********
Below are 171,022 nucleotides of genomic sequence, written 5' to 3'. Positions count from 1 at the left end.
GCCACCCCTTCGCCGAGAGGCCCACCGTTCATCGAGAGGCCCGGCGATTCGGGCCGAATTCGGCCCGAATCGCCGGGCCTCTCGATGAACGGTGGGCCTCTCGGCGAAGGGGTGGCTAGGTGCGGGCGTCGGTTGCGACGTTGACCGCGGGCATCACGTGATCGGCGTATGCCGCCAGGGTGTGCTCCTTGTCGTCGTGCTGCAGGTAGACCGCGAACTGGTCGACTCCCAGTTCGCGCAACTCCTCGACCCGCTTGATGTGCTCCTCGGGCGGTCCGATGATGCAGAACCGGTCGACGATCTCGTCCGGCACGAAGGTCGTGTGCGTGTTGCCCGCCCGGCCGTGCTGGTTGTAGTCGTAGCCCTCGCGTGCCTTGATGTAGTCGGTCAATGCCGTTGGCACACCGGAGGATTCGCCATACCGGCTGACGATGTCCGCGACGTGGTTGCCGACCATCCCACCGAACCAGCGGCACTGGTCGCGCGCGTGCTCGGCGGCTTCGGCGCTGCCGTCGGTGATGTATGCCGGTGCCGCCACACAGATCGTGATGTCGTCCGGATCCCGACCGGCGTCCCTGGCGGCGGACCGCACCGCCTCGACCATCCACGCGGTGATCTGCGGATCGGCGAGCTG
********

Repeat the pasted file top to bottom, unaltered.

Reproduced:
Below are 171,022 nucleotides of genomic sequence, written 5' to 3'. Positions count from 1 at the left end.
GCCACCCCTTCGCCGAGAGGCCCACCGTTCATCGAGAGGCCCGGCGATTCGGGCCGAATTCGGCCCGAATCGCCGGGCCTCTCGATGAACGGTGGGCCTCTCGGCGAAGGGGTGGCTAGGTGCGGGCGTCGGTTGCGACGTTGACCGCGGGCATCACGTGATCGGCGTATGCCGCCAGGGTGTGCTCCTTGTCGTCGTGCTGCAGGTAGACCGCGAACTGGTCGACTCCCAGTTCGCGCAACTCCTCGACCCGCTTGATGTGCTCCTCGGGCGGTCCGATGATGCAGAACCGGTCGACGATCTCGTCCGGCACGAAGGTCGTGTGCGTGTTGCCCGCCCGGCCGTGCTGGTTGTAGTCGTAGCCCTCGCGTGCCTTGATGTAGTCGGTCAATGCCGTTGGCACACCGGAGGATTCGCCATACCGGCTGACGATGTCCGCGACGTGGTTGCCGACCATCCCACCGAACCAGCGGCACTGGTCGCGCGCGTGCTCGGCGGCTTCGGCGCTGCCGTCGGTGATGTATGCCGGTGCCGCCACACAGATCGTGATGTCGTCCGGATCCCGACCGGCGTCCCTGGCGGCGGACCGCACCGCCTCGACCATCCACGCGGTGATCTGCGGATCGGCGAGCTG